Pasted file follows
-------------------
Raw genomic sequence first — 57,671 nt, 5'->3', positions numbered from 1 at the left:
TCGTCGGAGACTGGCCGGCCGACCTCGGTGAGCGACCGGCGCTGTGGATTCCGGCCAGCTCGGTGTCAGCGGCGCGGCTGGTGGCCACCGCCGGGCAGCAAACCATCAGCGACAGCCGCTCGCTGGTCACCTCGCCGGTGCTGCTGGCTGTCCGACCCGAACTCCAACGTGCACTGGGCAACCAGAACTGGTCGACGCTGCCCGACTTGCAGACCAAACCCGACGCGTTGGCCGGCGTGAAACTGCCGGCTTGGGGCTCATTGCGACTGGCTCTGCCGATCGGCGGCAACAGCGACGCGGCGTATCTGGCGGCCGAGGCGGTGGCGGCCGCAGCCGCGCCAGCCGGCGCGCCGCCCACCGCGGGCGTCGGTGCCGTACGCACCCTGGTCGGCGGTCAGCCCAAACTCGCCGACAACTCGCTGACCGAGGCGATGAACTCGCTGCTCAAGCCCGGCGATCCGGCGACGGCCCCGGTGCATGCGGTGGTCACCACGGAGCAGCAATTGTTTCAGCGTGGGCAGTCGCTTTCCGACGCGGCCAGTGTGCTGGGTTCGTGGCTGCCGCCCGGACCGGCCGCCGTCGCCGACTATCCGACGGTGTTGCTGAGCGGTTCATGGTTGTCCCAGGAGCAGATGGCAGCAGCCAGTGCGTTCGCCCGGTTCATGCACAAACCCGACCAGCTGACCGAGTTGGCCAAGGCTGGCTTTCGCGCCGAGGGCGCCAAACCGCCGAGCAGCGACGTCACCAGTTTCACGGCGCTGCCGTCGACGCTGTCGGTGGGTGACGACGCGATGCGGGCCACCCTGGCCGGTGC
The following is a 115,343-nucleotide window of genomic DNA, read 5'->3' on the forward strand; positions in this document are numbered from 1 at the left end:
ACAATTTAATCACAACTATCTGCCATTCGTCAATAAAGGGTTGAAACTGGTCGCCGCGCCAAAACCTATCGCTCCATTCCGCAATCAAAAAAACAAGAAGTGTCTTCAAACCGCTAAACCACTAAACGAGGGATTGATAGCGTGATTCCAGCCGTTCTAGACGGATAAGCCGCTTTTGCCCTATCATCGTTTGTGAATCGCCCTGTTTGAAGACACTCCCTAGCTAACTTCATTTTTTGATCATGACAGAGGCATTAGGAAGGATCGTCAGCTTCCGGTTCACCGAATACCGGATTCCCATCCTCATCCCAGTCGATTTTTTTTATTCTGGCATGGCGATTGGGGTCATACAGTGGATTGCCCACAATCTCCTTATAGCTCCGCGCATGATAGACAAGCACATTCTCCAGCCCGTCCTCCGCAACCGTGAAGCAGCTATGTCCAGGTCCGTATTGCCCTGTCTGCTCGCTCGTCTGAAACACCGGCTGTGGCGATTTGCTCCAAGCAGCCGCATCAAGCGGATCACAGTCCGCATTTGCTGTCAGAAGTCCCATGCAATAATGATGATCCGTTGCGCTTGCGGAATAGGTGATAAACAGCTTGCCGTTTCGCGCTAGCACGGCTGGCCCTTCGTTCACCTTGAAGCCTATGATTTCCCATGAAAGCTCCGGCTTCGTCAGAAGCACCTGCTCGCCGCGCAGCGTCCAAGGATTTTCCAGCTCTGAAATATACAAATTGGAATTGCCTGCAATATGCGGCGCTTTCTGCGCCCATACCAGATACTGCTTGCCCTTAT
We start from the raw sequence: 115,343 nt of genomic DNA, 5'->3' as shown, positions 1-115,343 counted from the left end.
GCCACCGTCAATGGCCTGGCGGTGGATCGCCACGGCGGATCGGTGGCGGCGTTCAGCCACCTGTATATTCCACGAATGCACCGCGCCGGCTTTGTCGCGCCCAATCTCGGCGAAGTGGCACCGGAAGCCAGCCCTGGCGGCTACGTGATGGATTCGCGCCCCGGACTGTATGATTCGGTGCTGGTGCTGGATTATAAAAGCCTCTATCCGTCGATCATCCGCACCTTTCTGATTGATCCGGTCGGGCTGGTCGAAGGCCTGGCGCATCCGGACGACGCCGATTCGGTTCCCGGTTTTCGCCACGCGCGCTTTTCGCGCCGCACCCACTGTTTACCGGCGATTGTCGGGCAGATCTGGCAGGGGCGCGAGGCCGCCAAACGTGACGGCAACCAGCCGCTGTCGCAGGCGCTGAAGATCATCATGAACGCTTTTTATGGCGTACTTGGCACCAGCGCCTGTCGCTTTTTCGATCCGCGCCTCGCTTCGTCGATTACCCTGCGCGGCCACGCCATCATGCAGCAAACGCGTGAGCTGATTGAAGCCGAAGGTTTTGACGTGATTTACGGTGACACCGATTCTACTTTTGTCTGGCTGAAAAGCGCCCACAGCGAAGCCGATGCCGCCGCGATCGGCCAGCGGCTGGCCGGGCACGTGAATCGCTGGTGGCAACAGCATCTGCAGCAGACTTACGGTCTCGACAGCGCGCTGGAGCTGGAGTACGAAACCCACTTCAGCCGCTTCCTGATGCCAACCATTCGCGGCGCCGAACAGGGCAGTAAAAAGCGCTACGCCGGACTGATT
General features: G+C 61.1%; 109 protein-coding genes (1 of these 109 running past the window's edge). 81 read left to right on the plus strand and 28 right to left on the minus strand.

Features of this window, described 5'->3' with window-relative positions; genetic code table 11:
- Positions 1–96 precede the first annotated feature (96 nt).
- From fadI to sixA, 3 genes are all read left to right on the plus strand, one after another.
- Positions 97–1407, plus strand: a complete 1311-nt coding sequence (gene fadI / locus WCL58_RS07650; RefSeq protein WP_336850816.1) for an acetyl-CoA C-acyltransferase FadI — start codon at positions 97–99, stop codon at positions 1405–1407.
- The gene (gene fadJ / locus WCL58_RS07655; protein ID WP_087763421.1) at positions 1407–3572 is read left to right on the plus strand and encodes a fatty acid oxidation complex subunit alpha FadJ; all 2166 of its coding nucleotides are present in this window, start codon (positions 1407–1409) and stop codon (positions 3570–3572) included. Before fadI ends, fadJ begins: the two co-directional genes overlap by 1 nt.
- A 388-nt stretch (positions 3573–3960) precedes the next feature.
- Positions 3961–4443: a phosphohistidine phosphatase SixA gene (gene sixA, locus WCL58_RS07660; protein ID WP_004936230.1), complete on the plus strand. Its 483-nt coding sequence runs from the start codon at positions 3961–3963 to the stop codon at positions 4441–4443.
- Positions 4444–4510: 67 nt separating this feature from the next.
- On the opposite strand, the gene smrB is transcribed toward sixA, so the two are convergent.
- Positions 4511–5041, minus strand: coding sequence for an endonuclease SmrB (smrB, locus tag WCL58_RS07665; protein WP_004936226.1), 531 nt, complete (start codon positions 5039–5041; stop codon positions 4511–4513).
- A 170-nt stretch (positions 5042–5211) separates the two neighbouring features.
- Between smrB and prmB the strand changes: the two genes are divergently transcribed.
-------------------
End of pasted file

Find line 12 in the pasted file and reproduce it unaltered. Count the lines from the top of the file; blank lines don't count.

- The gene (gene fadJ / locus WCL58_RS07655; protein ID WP_087763421.1) at positions 1407–3572 is read left to right on the plus strand and encodes a fatty acid oxidation complex subunit alpha FadJ; all 2166 of its coding nucleotides are present in this window, start codon (positions 1407–1409) and stop codon (positions 3570–3572) included. Before fadI ends, fadJ begins: the two co-directional genes overlap by 1 nt.